Words by Sophia Markoulakis
An idyllic family-friendly oasis, San Mateo’s Baywood neighborhood presents a distinctive composition of Spanish revival, Tudor and colonial-style homes. Front yards are meticulously maintained, and sidewalks are wide enough to push a stroller or tag behind a toddler’s first attempt at training wheels. With meandering roads that gently bend to the area’s topography, this coveted series of several blocks are filled with children playing outdoors and neighbors congregating with a glass of wine on a warm evening. It’s exactly that kind of hard-to-find character that Lauren Rilliet and her family were seeking 12 years ago when they decided to leave San Francisco. When a Baywood property came on the market, they jumped on it.
Pregnant with her second of three children, Lauren knew the move would signify a new phase in life. Not long after, she left her career at the brand, Gap Inc., where she had worked for 16 years. When she began remodeling her Spanish revival home, she often referred back to her experiences at Banana Republic where she was a fashion director and built out stores.
Knowing how to create retail spaces and style a collection of clothing came in handy. Today, she implements that knowledge as an interior designer for her firm Lauren Rilliet Design. “Putting together a home is not that much different than putting together a fully-styled outfit,” she observes. “It seemed like a logical progression to go from fashion to interiors.”
Lauren’s home, with its classic Spanish Mediterranean charm, needed a new kitchen and bathrooms. Right around the time she was wrapping up her last bathroom remodel, a neighbor asked if she could assist with hers. Six years later, Lauren has helped facilitate dozens of small and large home makeovers including more than 10 in the Baywood neighborhood.
For a recent project, a stately Parrott Drive colonial, Lauren teamed with Jeanne Davis of Davis Architecture to transition the interior’s Hollywood regency glam into a more authentic, laid-back space. One of the main tasks was to open up the home to more light and infuse a sense of comfy intimacy. “We lightened up the wood floors, added white oak for warmth and changed out fixtures,” she says. “We actually lowered the ceiling in the main living space to accommodate lighting and create a cozier feel. The wood beams were added to achieve that as well.”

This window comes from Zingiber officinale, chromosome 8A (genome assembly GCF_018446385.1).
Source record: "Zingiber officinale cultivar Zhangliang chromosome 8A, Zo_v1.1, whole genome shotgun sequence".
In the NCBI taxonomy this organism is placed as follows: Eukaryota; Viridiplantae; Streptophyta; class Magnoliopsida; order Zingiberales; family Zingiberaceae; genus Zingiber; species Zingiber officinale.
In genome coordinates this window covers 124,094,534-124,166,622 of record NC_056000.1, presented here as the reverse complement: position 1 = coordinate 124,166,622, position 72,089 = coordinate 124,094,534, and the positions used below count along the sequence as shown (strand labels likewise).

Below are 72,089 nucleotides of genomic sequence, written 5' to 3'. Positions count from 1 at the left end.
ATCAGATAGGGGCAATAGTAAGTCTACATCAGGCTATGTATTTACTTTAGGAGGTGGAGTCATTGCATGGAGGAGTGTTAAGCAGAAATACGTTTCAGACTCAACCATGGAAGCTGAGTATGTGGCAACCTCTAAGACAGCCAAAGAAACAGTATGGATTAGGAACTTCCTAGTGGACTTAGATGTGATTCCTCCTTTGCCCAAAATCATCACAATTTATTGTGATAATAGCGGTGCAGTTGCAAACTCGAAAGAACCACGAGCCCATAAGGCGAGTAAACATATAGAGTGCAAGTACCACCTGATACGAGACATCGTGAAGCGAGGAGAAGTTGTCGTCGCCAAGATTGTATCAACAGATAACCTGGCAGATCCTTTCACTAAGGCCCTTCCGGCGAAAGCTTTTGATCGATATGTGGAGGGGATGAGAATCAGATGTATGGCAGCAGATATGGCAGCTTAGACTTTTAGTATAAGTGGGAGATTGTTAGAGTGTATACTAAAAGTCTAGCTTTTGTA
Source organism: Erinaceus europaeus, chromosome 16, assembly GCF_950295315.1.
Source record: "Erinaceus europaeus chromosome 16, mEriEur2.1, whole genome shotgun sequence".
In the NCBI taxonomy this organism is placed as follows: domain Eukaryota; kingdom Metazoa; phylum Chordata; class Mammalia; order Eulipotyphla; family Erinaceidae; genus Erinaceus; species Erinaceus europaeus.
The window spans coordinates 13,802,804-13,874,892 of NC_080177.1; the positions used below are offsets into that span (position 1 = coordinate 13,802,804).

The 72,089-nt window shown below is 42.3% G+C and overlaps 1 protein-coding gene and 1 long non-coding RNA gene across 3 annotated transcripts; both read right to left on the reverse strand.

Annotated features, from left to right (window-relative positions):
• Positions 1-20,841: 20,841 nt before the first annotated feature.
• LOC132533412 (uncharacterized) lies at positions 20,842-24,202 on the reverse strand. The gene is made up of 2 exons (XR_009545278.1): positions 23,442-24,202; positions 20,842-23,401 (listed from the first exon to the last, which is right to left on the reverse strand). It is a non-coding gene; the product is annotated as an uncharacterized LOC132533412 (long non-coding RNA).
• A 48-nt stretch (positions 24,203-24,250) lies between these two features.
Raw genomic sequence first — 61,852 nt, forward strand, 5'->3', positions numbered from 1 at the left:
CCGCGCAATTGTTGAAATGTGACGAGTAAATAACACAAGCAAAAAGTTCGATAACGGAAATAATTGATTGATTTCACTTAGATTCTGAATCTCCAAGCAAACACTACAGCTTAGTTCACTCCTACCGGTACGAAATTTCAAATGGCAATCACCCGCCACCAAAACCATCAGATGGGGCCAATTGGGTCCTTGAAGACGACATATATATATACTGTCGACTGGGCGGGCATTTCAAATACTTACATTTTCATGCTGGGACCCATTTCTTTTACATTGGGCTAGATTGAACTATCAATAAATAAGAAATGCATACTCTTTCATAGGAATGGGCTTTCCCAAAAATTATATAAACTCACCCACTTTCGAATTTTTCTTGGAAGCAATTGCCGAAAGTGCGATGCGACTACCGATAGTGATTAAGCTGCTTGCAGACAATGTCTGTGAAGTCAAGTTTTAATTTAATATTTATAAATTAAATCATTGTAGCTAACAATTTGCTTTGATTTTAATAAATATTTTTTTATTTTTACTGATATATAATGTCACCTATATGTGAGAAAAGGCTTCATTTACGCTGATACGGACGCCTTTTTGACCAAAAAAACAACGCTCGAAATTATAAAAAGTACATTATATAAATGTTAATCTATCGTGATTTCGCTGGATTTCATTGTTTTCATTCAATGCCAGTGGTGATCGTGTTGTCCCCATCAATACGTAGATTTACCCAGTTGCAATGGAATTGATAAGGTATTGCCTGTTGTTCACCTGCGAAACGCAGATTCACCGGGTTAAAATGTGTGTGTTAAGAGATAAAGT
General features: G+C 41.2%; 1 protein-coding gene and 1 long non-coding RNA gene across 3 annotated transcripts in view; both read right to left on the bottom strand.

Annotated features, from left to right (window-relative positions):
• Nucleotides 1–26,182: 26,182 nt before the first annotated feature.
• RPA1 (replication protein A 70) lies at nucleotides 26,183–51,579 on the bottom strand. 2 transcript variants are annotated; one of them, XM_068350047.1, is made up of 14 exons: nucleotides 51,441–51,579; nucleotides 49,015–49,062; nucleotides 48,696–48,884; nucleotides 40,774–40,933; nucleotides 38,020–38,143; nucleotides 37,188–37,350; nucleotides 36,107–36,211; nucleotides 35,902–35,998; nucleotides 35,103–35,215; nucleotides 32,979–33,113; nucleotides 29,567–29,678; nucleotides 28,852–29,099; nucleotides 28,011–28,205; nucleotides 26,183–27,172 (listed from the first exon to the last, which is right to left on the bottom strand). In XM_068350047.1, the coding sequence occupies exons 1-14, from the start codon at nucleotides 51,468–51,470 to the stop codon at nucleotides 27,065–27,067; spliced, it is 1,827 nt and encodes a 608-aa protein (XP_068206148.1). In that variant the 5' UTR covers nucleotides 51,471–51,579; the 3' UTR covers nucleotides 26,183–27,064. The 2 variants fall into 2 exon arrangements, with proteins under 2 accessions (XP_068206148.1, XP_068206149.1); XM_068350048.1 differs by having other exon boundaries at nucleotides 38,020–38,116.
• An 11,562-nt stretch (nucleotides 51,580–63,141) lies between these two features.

By adding a wall, Davis Architecture also achieved a more welcoming entryway and improved the flow to the rest of the house. Lauren opted for a modern light fixture to juxtapose the antique rug. “We mixed in antiques with cleaner lines,” she notes.
The home’s boho-styled powder room speaks to Lauren’s preferred design aesthetic. “We were looking for a ‘wow’ moment there,” she further elaborates. “The family travels frequently, and we wanted to reference that with the wallpaper’s rich color palette.” The bamboo Chippendale mirror and mix of finishes on fixtures amplify the desired look.
Given Lauren’s personal connection to Baywood, her design projects focus on keeping close tabs on the architectural integrity of the homes she updates. “My style aligns with these homes, especially the Spanish revivals with their hand-painted terra cotta tiles. My clients are respectful of their home’s architecture and the original intent of the house,” she explains.
In Lauren’s own home, the arched leaded glass windows and wood beams speak to the home’s Spanish revival provenance. Unlike her client’s colonial on Parrott Drive, she darkened the wood floors so that they would better ground the family’s heirlooms and antique rugs. Many of the heirlooms—like the antique Chinese pottery and antique clock—come from her husband’s family. It’s an eclectic style that aligns perfectly with her home and the Baywood neighborhood—a charming community striving to remain close to its original design and intention.
Additional Design Credits Architect: Jeanne Davis / Davis Architecture Builder: Victor Perez / VP Construction Landscape: Jim Redman / Elements Landscape